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Will AI Serve Humanity Or Harm It?


Will AI Serve Humanity Or Harm It?

The recent back and forth between Elon Musk and Mark Zuckerberg on the subject of Artificial Intelligence got me thinking. What does Elon Musk understand about AI that Mark Zuckerberg doesn’t?

Advancements in AI

Advancements in machine learning and AI have been coming at an accelerated pace. It looks like there is no end to the possibilities. From this comes serious questions. Will AI serve humanity or eventually harm it? Is AI something to be feared?

It seems that we are only beginning to scratch the surface of the benefits to humanity that AI can deliver.  One school of thought thinks if we give robots the ability to be human like, to think and to learn on its own that this could benefit humanity.  On the other hand, one needs to keep in mind that humans are flawed. Some have turned into despicable murderous characters. They learned whatever they learned and experienced whatever they experienced to get them to a place. A place where they demonstrate no respect for human life.  So couldn’t this be true for future robots who are allowed to develop and learn from their experiences? Could they become self-aware and desire? Perhaps to be the boss or eventually the dominant species?


In 2015 this concern was raised by thousands of scientists and technologists in an open letter titled, “AUTONOMOUS WEAPONS: AN OPEN LETTER FROM AI and ROBOTICS RESEARCHERS”. As the title suggests the letter was regarding the growing concern over autonomous weapons. These are weapons that have no human counterparts and would make targeting decisions on their own. Shouldn’t human thought and conscious be behind the decision to pull the trigger or not?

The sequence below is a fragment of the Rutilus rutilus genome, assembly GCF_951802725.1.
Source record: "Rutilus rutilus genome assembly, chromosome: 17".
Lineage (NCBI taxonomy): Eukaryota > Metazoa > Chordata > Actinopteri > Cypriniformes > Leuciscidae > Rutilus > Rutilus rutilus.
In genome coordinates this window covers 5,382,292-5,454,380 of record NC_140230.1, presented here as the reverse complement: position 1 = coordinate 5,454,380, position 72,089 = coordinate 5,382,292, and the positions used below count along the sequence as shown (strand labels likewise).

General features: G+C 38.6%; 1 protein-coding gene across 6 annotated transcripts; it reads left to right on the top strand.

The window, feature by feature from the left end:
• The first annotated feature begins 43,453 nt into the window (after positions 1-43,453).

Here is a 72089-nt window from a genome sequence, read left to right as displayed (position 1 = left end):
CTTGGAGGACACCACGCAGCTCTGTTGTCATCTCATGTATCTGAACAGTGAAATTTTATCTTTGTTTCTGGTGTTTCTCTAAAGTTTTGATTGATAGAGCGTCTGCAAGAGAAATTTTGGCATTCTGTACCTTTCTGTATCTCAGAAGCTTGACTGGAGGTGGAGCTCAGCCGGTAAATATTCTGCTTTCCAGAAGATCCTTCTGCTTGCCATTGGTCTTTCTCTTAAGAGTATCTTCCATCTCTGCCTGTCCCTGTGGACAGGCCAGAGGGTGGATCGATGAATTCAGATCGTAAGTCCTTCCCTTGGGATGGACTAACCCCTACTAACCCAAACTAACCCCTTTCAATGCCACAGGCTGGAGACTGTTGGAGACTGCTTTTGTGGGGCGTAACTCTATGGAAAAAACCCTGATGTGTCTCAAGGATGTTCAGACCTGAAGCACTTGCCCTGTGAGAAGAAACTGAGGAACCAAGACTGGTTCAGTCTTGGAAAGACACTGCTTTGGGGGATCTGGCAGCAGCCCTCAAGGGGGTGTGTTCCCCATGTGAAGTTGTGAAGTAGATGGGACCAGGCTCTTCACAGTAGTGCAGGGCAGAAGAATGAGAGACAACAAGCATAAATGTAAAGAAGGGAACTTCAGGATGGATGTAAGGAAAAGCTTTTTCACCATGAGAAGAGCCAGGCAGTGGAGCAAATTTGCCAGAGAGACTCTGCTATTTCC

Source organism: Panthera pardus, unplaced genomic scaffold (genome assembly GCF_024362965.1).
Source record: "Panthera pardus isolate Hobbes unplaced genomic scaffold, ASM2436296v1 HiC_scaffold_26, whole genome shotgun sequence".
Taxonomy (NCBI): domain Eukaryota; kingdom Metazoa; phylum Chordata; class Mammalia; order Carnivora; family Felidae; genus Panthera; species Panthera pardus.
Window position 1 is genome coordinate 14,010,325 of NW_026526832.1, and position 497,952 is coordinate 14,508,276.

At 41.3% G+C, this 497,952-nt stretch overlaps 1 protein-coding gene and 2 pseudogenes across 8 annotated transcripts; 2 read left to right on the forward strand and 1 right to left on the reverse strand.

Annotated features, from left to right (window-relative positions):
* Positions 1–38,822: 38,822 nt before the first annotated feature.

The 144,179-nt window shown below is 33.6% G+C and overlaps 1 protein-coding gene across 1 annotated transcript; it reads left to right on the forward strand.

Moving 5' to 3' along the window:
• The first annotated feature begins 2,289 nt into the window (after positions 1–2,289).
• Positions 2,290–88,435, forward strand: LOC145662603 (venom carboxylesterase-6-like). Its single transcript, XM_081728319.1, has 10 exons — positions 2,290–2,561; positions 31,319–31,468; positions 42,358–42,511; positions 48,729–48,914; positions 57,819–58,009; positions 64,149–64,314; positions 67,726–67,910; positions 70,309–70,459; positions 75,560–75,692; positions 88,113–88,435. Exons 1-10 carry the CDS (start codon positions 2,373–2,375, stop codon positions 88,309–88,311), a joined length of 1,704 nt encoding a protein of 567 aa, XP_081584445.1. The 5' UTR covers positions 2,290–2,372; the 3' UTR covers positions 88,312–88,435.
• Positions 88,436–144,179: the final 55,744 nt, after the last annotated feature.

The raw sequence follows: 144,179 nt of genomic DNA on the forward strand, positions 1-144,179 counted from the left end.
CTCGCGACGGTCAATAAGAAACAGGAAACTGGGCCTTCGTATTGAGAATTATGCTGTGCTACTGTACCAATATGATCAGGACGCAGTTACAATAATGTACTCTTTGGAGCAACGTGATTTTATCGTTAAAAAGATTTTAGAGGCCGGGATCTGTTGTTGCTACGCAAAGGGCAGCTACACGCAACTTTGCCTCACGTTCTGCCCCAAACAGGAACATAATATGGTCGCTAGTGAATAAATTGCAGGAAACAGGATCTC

The letter stated, “There are many ways in which AI can make battlefields safer for humans, especially civilians, without creating new tools for killing people.” 

The other side of the argument is that autonomous weapons will make the battlefield safer and reduce casualties.

Weapons controlled by AI will likely cause a new arms race. No one wants to be on the short end of this big stick. Once such weapons become common, it won’t be long before they are for sale in the Black Market. Available to the highest bidder.

A Study

An article from Popular Science tells us of, “A new study by Arizona State University Global Security Initiative, supported by funding from Elon Musk’s Future of Life Institute, looks at autonomous systems that already exist in weapons, creating a baseline for how we understand the deadly decision by machines in the future.”

The letter was signed by many experts in the field of Artificial Intelligence and technologists. The list of signatures includes Stephen Hawking, Elon Musk, and Steve Wozniak.

The fact that Elon Musk signed this letter two years ago gives him credibility on this subject.  The recent back and forth between Elon Musk and Facebook’s CEO Mark Zuckerberg shows me that Elon Musk has obviously given this topic a lot of thought. Thought that goes beyond the development of commercial products and services that utilize AI.

Autonomous tech is coming sooner than we think. I can only hope that the AI technologies in our future will mind Issac Asimov’s Three Laws Of Robotics.

The first law—robot may not injure a human being or, through inaction, allow a human being to come to harm.

The second law—robot must obey orders given it by human beings except where such orders would conflict with the First Law.

The third law—robot must protect its own existence as long as such protection does not conflict with the First or Second Law.

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Carmine Delligatti-Drummer, former Support Manager for Deneba Software, ACD Systems, Mareware, Inc. and Swiss Made Marketing. Avid technology blogger and Managing Editor of